In contrast, Canadian politicians have not done what is necessary to prevent future fires. The government, which owned many of the railroad companies, blamed many of the fires on the indigenous people. Five years after the Porcupine fire, when the Matheson fire claimed 223 lives, there were still no better laws and fire safety strategies. Nor were they there in 1922 when the Great Fire devastated Haileybury.

Canada had the chance to replicate what the US Forest Service did, but failed as funding for fire research and management was severely depleted in the 1930s by budget cuts and devolution of responsibilities to the provinces.

Even today, provinces like Alberta have slashed wildfire budgets to save money, only to pay the price when wildfires like the 2016 Fort McMurray wildfire forced the evacuation of 88,000 people.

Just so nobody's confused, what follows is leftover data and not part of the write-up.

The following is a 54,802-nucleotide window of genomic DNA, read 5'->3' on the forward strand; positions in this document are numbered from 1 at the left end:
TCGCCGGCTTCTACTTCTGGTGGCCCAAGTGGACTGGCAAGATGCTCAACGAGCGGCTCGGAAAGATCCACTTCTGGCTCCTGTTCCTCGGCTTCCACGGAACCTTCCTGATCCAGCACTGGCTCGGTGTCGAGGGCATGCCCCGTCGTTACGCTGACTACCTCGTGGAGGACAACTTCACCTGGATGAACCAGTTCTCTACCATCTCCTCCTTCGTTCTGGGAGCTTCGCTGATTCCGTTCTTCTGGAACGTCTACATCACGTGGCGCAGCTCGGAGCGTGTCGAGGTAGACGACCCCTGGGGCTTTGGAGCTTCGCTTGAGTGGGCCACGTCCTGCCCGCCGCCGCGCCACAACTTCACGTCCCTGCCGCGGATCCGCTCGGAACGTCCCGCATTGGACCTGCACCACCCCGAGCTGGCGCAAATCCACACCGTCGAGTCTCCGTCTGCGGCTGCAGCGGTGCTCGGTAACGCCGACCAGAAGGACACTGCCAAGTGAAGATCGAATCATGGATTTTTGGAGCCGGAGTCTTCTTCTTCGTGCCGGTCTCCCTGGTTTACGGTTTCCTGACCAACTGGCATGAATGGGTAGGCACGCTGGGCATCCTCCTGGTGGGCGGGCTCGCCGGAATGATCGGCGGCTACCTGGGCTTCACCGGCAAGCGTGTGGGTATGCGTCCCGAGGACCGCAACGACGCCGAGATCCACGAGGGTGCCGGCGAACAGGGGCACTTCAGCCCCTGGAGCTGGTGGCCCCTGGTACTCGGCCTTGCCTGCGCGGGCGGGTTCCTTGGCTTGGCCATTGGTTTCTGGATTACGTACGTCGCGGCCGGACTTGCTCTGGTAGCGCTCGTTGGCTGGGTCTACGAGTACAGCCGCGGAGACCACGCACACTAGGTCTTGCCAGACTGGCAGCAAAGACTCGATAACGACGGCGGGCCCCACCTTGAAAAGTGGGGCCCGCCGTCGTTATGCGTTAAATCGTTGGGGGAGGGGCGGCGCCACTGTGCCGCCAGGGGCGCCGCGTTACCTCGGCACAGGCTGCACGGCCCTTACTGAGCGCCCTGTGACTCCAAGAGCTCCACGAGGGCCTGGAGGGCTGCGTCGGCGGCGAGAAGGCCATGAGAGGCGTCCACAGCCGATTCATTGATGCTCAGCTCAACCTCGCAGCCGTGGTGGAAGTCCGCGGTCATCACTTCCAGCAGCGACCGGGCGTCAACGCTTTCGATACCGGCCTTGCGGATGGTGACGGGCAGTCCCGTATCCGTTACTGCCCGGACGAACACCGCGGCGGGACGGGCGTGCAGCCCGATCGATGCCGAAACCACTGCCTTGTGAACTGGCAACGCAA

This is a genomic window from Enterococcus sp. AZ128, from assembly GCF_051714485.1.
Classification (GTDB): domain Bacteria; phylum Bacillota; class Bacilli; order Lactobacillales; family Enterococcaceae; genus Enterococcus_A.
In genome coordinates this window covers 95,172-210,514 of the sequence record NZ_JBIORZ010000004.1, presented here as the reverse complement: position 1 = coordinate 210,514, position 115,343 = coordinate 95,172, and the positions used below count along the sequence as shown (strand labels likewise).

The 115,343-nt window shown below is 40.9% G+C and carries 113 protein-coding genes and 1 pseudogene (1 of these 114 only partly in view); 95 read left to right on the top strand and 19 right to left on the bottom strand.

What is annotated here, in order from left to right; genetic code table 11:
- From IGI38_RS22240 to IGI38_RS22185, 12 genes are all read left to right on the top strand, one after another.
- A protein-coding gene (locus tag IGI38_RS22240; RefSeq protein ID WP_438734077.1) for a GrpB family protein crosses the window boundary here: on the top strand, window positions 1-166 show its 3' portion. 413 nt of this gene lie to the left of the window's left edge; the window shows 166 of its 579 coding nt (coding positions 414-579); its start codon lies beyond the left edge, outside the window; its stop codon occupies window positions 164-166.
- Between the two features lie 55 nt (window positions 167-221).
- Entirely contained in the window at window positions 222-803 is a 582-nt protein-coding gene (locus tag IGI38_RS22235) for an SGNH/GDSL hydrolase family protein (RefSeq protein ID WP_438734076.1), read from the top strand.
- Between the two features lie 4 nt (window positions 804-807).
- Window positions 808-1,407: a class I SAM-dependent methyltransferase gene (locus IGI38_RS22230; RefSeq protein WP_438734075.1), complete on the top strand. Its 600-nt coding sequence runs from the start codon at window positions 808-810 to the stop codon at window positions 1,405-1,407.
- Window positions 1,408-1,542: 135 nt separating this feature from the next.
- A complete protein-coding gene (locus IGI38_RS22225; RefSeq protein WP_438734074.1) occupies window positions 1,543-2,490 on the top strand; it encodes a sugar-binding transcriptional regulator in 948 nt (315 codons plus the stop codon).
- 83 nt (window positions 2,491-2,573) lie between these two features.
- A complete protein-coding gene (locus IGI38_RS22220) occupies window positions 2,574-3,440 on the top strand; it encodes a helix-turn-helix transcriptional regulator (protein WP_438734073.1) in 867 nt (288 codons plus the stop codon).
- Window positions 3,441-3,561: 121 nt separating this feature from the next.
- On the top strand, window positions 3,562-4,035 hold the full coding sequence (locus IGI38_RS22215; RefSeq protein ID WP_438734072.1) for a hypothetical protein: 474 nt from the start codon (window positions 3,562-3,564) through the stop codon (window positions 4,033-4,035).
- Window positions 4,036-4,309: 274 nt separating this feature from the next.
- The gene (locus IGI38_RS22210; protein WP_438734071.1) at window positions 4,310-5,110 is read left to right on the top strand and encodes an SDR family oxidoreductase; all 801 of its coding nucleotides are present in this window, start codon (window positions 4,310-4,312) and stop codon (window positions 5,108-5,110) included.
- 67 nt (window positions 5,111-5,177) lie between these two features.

Dealing with future fires

The fact that fires are still encroaching on cities like Lytton and Fort McMurray without proper warning suggests we have yet to learn to live with the fires that are fueled by burning fossil fuels, draining wetlands and suppressing of natural fires that would otherwise have produced more resilient forests.

Stopping the native burning that helped forest regeneration didn’t help.

We are now in a unique situation where hot fires create their own weather—fire-driven thunderstorms and pyrogenic tornadoes—that can create other fires. We saw this at Fort McMurray in 2016, in BC in subsequent years, and in 2019 and 2020 when Australia’s Black Summer fire season resulted in a massive outbreak of fire and smoke storms.

In a word, this is scary.

The title of my book, Dark Days at Noon, dates back to 1780, when smoke from distant fires blocked so much sunlight that people across New England thought the end of the world was near. The end of the world is not near, but there will be many dark days at noon unless we learn to live with fire.

New study offers insight into the past – and future – of wildfires on the West Side